Health and welfare application by a local authority seeking declarations:
In relation to contact the court did not undertake a factual enquiry as to what may or may not have led to the breakdown of the relationship between AL and staff at the current home BH.
PL is aged 19, diagnosed with autism and severe learning disability and lacks capacity to conduct proceedings or to make decisions regarding residence contact and his care.
PL is not able to verbally communicate but he can vocalise and whistle and also is able to use the PECS symbols and a choice board to indicate basic decisions. He has no awareness of risk and can exhibit some challenging behaviours that present a risk to him and others such as pushing, grabbing and biting. PL had attended specialist schools since the age of four and has moved to various placements – geographically this has meant in the past his mother, AL, has had to move herself in order to be closer to PL and spend time with him.
PL has been subject to a standard authorisation under the deprivation of liberty safeguards (dols) which expired on 17 December 2014 and his continuing deprivation at BH has been subsequently authorised by the court.
The proceedings arose because BH the current care provider gave notice they were no longer able to offer placement PL claiming that AL’s behaviour throughout PL’s placement made the placement unsustainable and had a significant impact upon the service they could provide. The proceedings were pre-empted by AL’s application for deputyship on behalf of PL – this was rejected by District Judge Mort who directed an independent social work report be obtained in respect of PL’s best interests.
During the course of the preparation of evidence for the hearing but very late in the day and just prior to the final hearing, AL asked the local authority to consider a new placement, CC. The local authority had already considered a number of possible placements and identified three potential care homes which might meet PL’s needs and had a vacancy, and subsequently produced a best interest decision confirming that they still considered the placement at OL would be in PL’s best interests. The local authority undertook an assessment and there was an addendum report prepared by the ISW in relation to a potential placement at CC. However it remained the view of the official solicitor and the local authority that OL was the most suitable option for PL and was in PL’s best interest .
PL’s father, AB, was not a party to the proceedings but had previously participated in best interests assessments – he maintained monthly contact with PL and expressed a view that OL would be an appropriate placement notwithstanding the fact that CC would be a more convenient location for travel purposes.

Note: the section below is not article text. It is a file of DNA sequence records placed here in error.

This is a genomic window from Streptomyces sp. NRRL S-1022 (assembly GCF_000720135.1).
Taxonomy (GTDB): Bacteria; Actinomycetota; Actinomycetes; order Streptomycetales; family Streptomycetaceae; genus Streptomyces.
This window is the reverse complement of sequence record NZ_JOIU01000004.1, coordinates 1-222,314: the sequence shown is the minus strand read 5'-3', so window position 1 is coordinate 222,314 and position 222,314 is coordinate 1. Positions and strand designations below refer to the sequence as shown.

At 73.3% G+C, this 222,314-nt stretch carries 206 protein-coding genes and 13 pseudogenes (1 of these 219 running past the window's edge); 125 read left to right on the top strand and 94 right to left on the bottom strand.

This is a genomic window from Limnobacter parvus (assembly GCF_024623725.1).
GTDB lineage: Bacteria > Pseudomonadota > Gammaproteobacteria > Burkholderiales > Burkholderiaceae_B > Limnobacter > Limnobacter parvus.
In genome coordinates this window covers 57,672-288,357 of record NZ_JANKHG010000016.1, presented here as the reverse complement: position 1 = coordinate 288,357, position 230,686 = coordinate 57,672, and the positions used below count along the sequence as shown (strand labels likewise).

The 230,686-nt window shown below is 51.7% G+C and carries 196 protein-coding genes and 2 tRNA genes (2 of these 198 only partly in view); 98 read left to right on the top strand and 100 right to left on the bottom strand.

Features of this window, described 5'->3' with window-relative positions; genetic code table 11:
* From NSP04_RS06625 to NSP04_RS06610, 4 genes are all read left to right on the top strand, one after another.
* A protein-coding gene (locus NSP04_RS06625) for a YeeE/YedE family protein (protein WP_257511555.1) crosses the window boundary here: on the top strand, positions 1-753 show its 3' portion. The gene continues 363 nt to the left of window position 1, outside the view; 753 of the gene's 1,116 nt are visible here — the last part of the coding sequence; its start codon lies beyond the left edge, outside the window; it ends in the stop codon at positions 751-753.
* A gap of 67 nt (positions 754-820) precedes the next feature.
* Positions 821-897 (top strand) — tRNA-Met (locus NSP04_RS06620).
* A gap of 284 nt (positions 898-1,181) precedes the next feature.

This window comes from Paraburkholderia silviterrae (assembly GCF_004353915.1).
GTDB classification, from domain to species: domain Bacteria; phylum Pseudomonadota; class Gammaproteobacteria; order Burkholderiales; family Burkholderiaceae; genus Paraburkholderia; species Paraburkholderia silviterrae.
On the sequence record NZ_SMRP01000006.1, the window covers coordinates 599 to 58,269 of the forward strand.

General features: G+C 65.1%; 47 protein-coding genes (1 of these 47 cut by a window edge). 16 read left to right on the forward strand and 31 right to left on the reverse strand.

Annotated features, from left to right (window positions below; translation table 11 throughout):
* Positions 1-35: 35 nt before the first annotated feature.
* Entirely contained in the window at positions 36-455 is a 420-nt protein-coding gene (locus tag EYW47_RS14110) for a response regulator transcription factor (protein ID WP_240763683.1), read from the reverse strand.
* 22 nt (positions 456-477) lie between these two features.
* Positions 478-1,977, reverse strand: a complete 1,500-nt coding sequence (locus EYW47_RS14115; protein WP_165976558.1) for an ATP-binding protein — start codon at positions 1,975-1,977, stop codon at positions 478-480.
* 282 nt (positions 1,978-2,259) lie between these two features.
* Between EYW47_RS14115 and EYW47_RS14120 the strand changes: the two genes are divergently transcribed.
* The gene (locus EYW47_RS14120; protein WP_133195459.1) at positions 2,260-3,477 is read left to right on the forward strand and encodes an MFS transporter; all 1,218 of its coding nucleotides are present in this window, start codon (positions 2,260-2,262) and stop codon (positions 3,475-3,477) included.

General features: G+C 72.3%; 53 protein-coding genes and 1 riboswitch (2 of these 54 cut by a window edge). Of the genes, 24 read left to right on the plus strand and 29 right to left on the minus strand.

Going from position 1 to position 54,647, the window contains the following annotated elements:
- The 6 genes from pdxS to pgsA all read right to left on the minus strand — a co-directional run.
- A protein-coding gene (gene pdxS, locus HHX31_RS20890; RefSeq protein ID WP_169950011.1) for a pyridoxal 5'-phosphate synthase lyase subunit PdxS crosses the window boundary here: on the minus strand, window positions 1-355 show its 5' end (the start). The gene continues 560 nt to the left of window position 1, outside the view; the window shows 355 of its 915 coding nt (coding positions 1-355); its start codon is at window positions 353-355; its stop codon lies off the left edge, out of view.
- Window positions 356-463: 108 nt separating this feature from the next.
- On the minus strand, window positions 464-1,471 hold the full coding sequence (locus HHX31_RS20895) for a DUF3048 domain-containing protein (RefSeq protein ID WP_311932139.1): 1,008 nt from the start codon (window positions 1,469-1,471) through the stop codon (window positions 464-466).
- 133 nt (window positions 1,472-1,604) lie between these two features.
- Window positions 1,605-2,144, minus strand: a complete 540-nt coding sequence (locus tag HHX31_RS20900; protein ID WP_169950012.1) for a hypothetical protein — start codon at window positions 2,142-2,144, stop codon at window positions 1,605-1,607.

The social worker adopted a balance sheet approach in her statement looking at the assessment of CC and was clear in her evidence that there needed to be boundaries in place in relation to supervision of contact between AL and PL, that there should be set routines and given past difficulty there should not be any flexible arrangement. Given that the placement of OL was a long term option she considered that contact between PL and AL should be off-site.
The court recorded that AL loved her son very much and wanted to ensure that PL received the best possible care and support and understanding of his needs. The court said at paragraph 23 “the court can well understand the frustration of a mother who has spent some 19 years bringing up, caring for and visiting her son with whom she has a special relationship when she perceives others charged with his care may not be discharging those functions in necessarily the same way that she would.” The court went on to note that during AL’s evidence she was prepared to comply with restrictions on contact, restrictions on its regularity and where PL should live because “she loved her son”. The court noted that the source of the home CC had come from AL’s own diligent researches and she had produced documentation in response to PL’s social worker and the ISW in a reasoned format. She advocated that the home CC was at not some personal inconvenience to her given that she would probably have to relocate and noted the additional travel.
The court found the evidence of the social worker and ISW compelling not only in terms of placement but also in terms of contact. The court also accepted that on the evidence of the ISW there needed to be a transition period when contact does not take place until such time as PL had settled in; thereafter contact should be weekly for 2 hours duration and should be off-site.
The court therefore concluded as follows:
This case is of interest as it highlights the paucity of specialist provision and the subsequent need for geographical relocation of vulnerable incapacitated young adults. In terms of the breakdown of the relationship between PL’s mother, AL and the current care provider, BH, it is significant that the court did not undertake a factual hearing to determine the cause of the breakdown placement, notwithstanding the fact that it appears that this is in large measure reason for the restrictions placed upon contact and in particular it being ordered in future to be off-site at the new care home OL. It is also silent as to what steps have been previously taken by the care home BH, the local authority and AL (and possibly AB) to resolve disputed day-to-day issues by way of internal review or indeed mediation. Mediation will always be the preferable route prior to initiating any formal court application and yet it does not appear on the face of the judgment to have been undertaken or suggested.
Read the full text of the judgment on Bailii
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